Difference Between Echelon Form and Reduced Echelon Form

Echelon Form vs Reduced Echelon Form

The matrix obtained after performing several steps of the Gaussian elimination process is said to be in the echelon form or row-echelon form.

A matrix in the echelon form has the following properties.

• All the rows complete with zeros are at the bottom

• The first nonzero values in the nonzero rows shift to the right relative to the first nonzero term in the previous row (see example)

• Any nonzero row starts with 1

Following matrices are in the echelon form:


Continuing the elimination process gives a matrix with all the other terms of a column containing a 1 is zero. A matrix in that form is said to be in the reduced row echelon form.


But the above condition restricts the possibility of having columns with values except 1 and zero. For example, the following is also in the reduced row echelon form.

The reduced row echelon form is found when solving a linear system of equation using Gaussian elimination. The coefficient matrix of the matrix yields the reduced row echelon form and the solution/values for each individual can be easily obtained from a simple computation.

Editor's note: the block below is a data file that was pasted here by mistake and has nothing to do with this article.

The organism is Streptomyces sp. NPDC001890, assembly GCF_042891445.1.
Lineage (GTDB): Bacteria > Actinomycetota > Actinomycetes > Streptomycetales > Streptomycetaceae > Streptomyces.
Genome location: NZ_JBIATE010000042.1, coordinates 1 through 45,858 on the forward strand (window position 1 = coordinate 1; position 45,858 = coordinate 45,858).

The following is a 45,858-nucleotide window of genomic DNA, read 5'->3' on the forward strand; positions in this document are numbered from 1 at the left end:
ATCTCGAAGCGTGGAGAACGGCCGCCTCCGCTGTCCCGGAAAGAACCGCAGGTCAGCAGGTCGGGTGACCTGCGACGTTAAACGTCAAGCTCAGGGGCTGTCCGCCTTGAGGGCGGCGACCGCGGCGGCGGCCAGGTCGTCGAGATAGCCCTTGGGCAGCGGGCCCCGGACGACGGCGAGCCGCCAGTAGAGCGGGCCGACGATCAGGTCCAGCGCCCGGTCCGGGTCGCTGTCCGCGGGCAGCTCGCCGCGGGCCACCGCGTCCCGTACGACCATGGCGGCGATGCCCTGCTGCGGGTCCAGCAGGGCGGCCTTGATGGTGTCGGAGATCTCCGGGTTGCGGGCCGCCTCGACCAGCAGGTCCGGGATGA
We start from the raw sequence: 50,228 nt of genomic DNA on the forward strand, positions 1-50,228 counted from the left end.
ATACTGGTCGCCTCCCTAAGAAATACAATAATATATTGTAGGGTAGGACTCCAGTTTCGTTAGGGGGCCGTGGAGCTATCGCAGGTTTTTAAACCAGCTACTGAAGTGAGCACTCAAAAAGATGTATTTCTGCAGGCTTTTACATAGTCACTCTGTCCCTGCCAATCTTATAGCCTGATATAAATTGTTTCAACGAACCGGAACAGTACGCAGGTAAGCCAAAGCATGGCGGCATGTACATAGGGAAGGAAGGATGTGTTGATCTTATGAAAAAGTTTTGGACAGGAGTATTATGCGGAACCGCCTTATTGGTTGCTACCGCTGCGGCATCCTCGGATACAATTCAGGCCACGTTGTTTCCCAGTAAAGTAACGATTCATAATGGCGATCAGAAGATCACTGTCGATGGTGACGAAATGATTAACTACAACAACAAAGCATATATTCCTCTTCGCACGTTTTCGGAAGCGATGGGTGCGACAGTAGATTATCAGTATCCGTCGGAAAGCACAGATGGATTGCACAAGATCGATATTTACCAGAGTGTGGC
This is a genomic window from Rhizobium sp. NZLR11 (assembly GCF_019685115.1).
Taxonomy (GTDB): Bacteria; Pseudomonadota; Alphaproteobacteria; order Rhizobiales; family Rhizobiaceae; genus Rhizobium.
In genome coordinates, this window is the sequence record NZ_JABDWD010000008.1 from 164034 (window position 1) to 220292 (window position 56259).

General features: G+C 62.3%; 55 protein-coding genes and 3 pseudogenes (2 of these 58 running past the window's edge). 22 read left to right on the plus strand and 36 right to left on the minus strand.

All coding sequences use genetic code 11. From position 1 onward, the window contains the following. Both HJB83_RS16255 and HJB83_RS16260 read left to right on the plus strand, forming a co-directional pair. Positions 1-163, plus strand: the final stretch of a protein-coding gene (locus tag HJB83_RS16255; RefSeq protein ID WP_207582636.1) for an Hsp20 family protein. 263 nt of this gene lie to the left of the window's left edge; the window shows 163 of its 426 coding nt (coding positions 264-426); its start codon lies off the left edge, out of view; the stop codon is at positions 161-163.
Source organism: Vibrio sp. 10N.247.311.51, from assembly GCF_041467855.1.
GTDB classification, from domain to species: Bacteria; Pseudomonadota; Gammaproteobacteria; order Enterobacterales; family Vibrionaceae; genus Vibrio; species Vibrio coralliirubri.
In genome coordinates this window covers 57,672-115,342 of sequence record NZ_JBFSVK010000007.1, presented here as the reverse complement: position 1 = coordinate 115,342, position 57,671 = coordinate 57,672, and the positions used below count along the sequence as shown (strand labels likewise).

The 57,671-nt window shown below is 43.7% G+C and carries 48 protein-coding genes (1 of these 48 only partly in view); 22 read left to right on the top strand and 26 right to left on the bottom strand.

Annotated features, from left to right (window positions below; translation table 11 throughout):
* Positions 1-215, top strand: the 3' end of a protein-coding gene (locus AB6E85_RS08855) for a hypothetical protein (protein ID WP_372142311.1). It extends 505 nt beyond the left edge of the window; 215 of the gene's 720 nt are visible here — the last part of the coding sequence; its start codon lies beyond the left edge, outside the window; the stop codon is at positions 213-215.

What is the difference between Echelon and Reduced Echelon Form?

• Row echelon form is one format of a matrix obtained by Gaussian elimination process.

• In Row echelon form, the non-zero elements are at the upper right corner, and every nonzero row has a 1. First nonzero element in the nonzero rows shifts to the right after each row.

• Further process of Gaussian elimination gives an even more simplified matrix, where all the other elements in a column containing 1 are zero. A matrix in that form is said to be in reduced row echelon form. That is, in reduced row echelon form, there can be no column that includes 1 and a value other than zero.